“I think this effort has been wonderful,” said the IPG Mediabrands chief. “The global fraternity has complemented it more than the Indian fraternity. The change that we speak of was not going through an overnight transformation. It was to set a roadmap for the years to come. And I think in the last one year, BARC has done a great job.”

Shashi Sinha Shashi Sinha

“Indeed there has been a mismatch in the expectations,” opined Sinha, before veering into the subject of the volatility of the medium. The CEO of BARC said, “Does anybody spend their evening the same way every day of the year? No. Similarly, when it comes to measuring data, things will change every day. Both from the supply and demand side. This is the new normal.”

Raj Nayak Raj Nayak

“There are occasions when things are not constant. I know of niche channels for which there are not much impressions and we had suggested for a four-week average instead of a weekly average,” said Raj Nayak, CEO, Colors, who seemed to take a moderate view on how volatile the medium was. Broadcasters seemed to be at variance on many aspects of the measurement system. Dasgupta referred to “a lot of jumpy notes” and admitted that it was not a good sign.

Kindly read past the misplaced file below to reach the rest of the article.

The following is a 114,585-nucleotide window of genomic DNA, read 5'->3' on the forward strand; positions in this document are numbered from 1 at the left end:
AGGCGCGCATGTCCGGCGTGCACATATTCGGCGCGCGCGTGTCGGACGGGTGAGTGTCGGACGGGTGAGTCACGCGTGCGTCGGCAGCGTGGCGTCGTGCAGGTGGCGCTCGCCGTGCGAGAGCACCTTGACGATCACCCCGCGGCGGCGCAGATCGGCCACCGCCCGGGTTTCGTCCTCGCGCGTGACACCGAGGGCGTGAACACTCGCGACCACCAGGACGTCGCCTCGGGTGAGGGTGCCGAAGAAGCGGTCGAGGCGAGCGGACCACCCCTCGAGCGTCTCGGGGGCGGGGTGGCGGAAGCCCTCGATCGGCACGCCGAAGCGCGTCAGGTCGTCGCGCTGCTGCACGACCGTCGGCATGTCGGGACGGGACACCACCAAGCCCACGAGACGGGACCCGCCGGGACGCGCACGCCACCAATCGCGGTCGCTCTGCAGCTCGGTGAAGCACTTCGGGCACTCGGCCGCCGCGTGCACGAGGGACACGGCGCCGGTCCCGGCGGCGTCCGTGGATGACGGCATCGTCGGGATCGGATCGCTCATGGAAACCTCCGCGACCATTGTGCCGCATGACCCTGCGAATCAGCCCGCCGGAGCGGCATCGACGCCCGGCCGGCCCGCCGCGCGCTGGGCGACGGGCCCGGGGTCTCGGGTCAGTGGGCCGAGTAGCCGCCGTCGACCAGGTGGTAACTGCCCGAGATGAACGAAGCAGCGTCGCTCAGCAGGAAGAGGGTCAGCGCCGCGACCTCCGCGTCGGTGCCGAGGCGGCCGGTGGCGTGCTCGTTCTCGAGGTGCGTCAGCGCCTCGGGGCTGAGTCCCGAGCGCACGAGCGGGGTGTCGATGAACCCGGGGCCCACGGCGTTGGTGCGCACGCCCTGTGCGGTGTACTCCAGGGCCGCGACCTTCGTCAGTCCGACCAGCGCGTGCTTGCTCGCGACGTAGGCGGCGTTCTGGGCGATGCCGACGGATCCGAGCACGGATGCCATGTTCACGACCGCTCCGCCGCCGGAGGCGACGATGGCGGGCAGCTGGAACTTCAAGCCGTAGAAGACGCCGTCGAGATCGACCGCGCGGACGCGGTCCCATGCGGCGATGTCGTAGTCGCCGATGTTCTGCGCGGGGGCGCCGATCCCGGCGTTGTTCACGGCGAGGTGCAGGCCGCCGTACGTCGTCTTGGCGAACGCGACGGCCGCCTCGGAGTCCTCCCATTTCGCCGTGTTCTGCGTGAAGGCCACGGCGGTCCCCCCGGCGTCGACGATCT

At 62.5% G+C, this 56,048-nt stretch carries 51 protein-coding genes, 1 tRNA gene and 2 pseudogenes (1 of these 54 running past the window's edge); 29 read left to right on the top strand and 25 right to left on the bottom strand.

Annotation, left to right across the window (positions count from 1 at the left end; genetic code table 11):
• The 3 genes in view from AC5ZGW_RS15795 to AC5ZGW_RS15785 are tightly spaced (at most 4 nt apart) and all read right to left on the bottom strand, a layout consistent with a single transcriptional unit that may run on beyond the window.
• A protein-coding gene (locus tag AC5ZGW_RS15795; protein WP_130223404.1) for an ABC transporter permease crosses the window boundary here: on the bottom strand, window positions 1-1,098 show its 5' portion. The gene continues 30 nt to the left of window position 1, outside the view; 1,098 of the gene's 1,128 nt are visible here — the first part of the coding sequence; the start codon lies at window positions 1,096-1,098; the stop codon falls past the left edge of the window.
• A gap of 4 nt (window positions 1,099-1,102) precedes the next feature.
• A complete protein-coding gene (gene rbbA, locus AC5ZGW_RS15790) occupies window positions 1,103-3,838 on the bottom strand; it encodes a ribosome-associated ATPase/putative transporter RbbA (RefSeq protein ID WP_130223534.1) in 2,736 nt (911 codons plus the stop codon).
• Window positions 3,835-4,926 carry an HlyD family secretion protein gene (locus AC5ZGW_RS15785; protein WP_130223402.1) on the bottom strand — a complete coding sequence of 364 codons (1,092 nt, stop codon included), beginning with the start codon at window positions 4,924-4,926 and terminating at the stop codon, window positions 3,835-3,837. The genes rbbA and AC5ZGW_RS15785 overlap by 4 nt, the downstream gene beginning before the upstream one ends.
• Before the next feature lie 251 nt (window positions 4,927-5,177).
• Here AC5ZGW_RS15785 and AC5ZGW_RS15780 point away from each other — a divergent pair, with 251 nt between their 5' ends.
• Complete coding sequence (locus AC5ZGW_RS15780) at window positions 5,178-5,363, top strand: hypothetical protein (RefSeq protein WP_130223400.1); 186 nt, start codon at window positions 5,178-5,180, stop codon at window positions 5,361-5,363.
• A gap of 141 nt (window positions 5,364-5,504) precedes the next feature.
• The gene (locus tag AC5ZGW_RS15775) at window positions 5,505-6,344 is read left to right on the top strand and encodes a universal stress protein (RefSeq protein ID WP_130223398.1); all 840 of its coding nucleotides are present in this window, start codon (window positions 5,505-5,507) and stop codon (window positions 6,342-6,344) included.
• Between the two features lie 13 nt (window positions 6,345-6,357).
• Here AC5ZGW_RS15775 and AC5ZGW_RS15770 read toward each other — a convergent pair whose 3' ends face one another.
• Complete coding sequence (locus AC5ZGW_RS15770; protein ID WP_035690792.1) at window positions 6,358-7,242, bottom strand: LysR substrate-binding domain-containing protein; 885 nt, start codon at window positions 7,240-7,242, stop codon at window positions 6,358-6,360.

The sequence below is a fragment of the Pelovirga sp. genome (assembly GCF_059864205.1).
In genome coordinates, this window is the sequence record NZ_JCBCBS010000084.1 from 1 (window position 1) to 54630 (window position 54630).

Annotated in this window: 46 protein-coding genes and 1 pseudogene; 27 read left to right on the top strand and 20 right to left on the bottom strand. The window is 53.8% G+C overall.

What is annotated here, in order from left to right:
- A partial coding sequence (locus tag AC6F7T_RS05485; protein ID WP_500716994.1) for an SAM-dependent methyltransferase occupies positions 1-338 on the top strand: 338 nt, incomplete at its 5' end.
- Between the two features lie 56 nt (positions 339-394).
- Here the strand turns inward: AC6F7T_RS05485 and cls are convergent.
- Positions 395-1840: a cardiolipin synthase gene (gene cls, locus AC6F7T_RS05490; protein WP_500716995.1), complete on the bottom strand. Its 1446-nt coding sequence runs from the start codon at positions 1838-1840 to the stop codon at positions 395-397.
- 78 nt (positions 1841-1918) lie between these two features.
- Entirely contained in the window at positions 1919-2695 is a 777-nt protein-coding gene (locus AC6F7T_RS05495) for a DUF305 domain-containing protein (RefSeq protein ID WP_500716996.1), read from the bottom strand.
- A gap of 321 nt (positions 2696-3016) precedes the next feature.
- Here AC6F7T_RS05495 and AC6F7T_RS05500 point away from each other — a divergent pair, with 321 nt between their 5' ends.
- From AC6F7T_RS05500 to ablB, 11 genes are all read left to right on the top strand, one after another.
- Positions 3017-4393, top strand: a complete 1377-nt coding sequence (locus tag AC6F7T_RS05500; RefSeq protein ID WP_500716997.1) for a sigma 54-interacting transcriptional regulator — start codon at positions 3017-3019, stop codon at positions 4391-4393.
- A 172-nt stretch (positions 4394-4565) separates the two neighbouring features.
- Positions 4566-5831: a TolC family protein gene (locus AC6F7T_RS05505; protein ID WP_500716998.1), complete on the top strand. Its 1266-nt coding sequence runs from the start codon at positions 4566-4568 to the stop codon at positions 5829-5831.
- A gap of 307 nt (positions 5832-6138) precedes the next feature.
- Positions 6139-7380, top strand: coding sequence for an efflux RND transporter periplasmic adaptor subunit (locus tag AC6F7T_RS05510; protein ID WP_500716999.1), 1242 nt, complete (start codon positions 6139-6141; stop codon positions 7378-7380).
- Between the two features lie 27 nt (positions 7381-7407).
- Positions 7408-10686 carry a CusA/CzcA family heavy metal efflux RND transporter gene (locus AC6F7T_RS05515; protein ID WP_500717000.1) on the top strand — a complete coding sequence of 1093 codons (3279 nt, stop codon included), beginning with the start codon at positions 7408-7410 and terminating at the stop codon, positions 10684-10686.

“The way the backend at the media works is through all the youngsters. They don’t understand the technological part of how things are done. When we at meetings discuss the technological part, they are completely unaware,” said Sinha, who preferred to underplay the issue.

“It is a sample study and it will have a relative error and you can’t change it. That is the basics of a sample study,” Dasgupta pointed out, sticking up for the way BARC operates. When asked if BARC considered a census on the ratings, Dasgupta did an impromptu opinion poll. He asked members of the audience if they watched Tamil news on television and three hands were raised in response. He then asked the audience if it watched news bulletins in English and suddenly all hands went up.